admin December 11, 2015 No Comments

Investing in your 401(k) is absolutely crucial to your future financial security, and as such, it is important to know how hidden fees and other 401(k) provider practices can impact your investment. With investing, as in life, it is often the unexpected things that have the biggest impact. Keep reading to find out how certain aspects of typical 401(k) plans may impact you.


Variable Annuities are Not Necessarily the Best Choice

If you purchase your 401(k) plan through your insurance company, it may be packaged as an annuity, particularly if you are a teacher, professor, or employed by a non-profit. These plans are more expensive than the average 401(k) plan, since the insurance company typically will require you to pay an additional fee in addition to the expense ratio that you are already required to pay. Although it must be said that the majority of insurance companies simply would not be able to compete with other 401(k) providers if they did not charge these fees, critics point out that the extra charges are often covertly taken out of your total investment return. The only way to know if you are being charged, in most cases, is to carefully review your investment prospectus.


Very Few Companies Offer the Roth IRA vs. 401(k) Option

Why? The reasons vary by company, but are more than likely due to the fact that Roth IRA’s were not originally meant to be permanent options for employees. With a Roth IRA, as opposed to a traditional 401(k) investment plan, you pay the taxes on future withdrawals before you make them, allowing you to withdraw on a tax-free basis in the future. If your company does not offer the Roth IRA option, and you would like them to do so, don’t hesitate to approach the benefits department to ask why and how such an option might be implemented at a later date. Remember-it’s your money, and your future on the line.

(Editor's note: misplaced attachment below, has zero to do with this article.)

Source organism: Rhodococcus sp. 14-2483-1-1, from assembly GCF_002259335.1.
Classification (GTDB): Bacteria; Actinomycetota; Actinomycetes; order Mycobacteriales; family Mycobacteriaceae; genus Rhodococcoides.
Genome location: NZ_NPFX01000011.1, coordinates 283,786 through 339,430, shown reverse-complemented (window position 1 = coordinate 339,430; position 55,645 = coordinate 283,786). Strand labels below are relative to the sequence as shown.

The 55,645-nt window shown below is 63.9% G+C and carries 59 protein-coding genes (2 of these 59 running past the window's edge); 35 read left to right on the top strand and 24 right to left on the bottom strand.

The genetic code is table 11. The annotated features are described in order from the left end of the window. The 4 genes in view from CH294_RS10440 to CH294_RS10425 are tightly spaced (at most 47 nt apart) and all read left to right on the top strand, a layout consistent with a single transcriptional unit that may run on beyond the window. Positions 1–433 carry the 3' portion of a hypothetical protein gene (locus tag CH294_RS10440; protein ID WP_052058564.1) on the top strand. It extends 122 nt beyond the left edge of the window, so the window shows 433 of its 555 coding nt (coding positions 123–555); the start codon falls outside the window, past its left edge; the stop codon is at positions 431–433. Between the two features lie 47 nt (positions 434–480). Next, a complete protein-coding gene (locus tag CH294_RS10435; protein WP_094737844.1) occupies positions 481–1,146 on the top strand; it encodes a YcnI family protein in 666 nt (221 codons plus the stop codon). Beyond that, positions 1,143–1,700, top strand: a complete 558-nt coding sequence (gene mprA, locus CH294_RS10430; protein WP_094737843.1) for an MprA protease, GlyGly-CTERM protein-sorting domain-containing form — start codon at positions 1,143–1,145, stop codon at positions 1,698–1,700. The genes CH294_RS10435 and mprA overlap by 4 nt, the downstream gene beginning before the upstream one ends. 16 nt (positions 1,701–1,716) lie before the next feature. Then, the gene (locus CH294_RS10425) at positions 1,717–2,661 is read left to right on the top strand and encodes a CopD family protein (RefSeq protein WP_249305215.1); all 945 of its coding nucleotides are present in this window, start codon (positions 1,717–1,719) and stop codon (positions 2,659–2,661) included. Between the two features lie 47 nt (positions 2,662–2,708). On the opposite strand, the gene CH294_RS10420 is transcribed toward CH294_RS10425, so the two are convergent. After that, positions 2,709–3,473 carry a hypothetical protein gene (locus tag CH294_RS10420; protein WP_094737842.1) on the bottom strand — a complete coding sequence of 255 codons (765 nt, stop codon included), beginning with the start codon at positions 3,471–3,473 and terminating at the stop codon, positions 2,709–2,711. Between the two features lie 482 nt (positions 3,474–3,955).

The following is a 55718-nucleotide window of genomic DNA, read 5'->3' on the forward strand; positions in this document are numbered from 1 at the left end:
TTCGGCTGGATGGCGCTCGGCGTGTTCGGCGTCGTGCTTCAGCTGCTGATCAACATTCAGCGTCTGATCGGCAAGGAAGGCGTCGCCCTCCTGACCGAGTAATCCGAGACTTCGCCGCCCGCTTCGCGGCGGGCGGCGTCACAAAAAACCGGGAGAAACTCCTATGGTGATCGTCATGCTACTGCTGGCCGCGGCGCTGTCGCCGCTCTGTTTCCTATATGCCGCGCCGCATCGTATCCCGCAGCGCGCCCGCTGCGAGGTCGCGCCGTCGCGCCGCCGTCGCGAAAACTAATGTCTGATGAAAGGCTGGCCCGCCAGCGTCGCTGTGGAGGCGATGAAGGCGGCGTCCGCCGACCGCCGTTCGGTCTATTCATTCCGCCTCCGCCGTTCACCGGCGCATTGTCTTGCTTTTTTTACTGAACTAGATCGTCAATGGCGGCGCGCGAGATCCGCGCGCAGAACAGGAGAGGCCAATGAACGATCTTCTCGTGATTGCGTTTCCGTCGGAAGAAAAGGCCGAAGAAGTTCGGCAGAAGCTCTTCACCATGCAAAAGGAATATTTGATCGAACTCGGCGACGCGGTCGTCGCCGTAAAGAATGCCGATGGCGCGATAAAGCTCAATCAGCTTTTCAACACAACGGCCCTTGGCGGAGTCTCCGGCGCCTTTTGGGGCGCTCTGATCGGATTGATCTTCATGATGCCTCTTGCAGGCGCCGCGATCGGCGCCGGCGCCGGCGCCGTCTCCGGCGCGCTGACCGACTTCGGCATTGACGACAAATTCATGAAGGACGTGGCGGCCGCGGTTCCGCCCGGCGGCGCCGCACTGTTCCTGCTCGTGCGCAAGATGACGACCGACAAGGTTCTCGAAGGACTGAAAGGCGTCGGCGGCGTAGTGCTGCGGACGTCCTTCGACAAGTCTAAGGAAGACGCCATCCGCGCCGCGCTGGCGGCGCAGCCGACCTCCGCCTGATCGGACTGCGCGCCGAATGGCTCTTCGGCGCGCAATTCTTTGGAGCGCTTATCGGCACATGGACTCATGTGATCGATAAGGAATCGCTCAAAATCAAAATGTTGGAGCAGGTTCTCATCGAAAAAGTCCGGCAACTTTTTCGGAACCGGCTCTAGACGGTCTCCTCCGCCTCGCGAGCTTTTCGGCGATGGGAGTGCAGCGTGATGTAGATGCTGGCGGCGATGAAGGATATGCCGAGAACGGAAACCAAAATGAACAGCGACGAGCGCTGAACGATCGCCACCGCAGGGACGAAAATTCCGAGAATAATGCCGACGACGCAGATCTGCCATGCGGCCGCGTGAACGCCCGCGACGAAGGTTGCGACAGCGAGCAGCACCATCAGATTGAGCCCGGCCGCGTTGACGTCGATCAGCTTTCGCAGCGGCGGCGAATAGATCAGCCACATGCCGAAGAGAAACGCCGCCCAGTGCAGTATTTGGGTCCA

Value Funds and Company Stock Options are Not Necessarily the Best Choice

It may seem like a wise, and loyal investment to put a good portion of your 401(k) in company stock or value funds, but this is not always the case. Younger employees may be tempted to invest heavily in these areas, and most financial planners agree that this is a decision they will come to regret later. Company stock investing can lead to disaster if your company goes belly-up, and a large proportion of your 401(k) is invested in the stock. Likewise, value funds, although they do protect your savings, generate much less of a return than stock and bond funds generally do, and should be invested in with careful consideration.


Investing in Your 401(k) : Get Informed, Stay Informed

Investment choices made today can dramatically shape your financial outlook in the future. Be sure to educate yourself in all aspects and options of your 401(k) plan, and meet with your personal financial planner on a regular basis to determine the best course of investment action for you.